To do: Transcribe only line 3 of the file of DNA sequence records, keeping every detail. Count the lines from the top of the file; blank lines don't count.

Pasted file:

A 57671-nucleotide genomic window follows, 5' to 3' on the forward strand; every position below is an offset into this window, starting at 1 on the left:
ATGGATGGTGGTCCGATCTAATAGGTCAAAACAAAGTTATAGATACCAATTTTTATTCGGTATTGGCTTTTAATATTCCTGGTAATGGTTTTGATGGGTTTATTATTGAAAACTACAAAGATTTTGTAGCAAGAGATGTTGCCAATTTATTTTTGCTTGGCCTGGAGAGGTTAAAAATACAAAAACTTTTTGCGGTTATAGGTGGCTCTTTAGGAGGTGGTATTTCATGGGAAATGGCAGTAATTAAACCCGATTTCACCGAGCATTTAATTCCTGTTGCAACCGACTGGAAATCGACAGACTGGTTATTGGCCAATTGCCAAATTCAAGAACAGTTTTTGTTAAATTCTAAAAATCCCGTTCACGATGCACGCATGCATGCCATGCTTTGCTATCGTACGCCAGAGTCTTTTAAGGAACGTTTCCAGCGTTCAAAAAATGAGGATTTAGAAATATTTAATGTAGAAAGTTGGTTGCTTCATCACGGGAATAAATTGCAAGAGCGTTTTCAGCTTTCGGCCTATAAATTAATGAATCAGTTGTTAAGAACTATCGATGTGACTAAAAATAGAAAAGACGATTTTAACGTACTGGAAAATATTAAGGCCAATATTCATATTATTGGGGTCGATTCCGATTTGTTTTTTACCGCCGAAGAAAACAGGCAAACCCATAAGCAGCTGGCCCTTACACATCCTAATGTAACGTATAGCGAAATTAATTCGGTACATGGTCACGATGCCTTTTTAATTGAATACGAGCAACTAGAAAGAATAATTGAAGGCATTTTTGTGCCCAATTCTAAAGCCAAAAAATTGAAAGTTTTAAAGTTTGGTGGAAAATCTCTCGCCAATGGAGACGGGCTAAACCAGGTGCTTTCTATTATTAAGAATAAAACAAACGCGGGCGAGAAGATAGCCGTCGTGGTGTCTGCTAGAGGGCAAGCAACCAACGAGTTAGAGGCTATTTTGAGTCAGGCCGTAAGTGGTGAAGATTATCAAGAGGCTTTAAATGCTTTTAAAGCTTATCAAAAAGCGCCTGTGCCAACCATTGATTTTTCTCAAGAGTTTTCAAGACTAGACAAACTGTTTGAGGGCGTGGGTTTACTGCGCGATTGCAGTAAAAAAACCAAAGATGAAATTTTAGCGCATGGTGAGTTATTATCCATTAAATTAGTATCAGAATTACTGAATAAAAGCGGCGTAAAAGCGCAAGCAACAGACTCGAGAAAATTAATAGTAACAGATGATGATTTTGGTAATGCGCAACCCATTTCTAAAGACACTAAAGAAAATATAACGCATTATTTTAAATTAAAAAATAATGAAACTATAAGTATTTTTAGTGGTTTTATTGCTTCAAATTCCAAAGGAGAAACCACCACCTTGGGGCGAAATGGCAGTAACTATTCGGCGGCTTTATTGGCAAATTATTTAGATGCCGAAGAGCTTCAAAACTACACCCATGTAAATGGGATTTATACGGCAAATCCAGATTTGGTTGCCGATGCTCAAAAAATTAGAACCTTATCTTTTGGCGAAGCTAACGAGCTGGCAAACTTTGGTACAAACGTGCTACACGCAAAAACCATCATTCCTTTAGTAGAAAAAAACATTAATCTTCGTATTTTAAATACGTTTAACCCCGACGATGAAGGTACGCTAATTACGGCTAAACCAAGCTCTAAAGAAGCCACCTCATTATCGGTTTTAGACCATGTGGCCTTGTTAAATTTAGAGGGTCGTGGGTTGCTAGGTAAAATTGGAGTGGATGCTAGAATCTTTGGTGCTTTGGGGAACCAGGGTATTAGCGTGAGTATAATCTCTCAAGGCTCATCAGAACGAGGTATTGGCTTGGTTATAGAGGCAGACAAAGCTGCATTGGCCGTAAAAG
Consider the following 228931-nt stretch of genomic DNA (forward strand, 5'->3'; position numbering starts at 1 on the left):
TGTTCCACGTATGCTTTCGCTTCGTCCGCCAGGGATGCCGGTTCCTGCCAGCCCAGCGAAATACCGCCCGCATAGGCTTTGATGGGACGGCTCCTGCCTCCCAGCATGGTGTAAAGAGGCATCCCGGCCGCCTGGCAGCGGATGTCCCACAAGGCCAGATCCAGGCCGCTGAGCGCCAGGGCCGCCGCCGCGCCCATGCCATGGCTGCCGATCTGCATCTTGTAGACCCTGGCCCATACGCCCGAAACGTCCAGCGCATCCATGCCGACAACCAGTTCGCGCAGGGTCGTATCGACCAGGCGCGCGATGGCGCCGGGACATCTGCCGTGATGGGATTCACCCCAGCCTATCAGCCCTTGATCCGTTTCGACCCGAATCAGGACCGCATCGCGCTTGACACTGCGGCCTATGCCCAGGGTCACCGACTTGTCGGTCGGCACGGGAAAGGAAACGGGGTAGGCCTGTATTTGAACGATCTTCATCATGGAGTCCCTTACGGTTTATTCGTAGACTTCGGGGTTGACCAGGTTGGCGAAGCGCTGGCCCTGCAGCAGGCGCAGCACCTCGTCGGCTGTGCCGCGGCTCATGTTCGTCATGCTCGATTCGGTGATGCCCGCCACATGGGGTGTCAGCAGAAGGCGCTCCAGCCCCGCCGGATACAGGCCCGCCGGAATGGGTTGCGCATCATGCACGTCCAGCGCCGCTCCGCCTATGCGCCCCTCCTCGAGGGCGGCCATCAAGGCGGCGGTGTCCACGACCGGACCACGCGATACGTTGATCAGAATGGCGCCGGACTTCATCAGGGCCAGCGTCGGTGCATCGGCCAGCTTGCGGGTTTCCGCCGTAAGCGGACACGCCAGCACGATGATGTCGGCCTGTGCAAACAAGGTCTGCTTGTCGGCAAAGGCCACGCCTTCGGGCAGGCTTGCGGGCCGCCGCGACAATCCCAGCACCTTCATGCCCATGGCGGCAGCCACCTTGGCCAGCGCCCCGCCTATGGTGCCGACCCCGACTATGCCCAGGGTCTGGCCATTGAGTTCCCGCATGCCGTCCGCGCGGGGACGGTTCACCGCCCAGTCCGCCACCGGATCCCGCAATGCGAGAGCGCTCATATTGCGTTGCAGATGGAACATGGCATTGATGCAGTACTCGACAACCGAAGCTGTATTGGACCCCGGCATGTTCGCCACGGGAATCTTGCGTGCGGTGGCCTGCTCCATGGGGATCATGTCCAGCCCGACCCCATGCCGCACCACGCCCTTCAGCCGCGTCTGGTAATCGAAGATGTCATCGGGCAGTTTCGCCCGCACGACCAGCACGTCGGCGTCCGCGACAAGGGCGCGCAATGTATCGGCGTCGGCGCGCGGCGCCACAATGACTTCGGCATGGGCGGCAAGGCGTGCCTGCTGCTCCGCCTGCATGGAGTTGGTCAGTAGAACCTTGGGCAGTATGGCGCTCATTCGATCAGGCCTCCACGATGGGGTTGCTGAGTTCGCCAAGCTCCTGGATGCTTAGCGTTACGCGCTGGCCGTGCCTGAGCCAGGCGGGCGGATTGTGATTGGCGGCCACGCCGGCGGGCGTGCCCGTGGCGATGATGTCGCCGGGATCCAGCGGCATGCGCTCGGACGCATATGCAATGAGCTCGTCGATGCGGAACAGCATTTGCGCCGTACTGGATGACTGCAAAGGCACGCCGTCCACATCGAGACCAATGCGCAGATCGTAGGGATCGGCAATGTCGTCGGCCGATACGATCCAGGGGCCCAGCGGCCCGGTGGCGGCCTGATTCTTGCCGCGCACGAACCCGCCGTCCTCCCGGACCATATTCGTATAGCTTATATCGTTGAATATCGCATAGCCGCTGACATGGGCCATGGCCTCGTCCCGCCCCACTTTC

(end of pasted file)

Consider the following 228931-nt stretch of genomic DNA (forward strand, 5'->3'; position numbering starts at 1 on the left):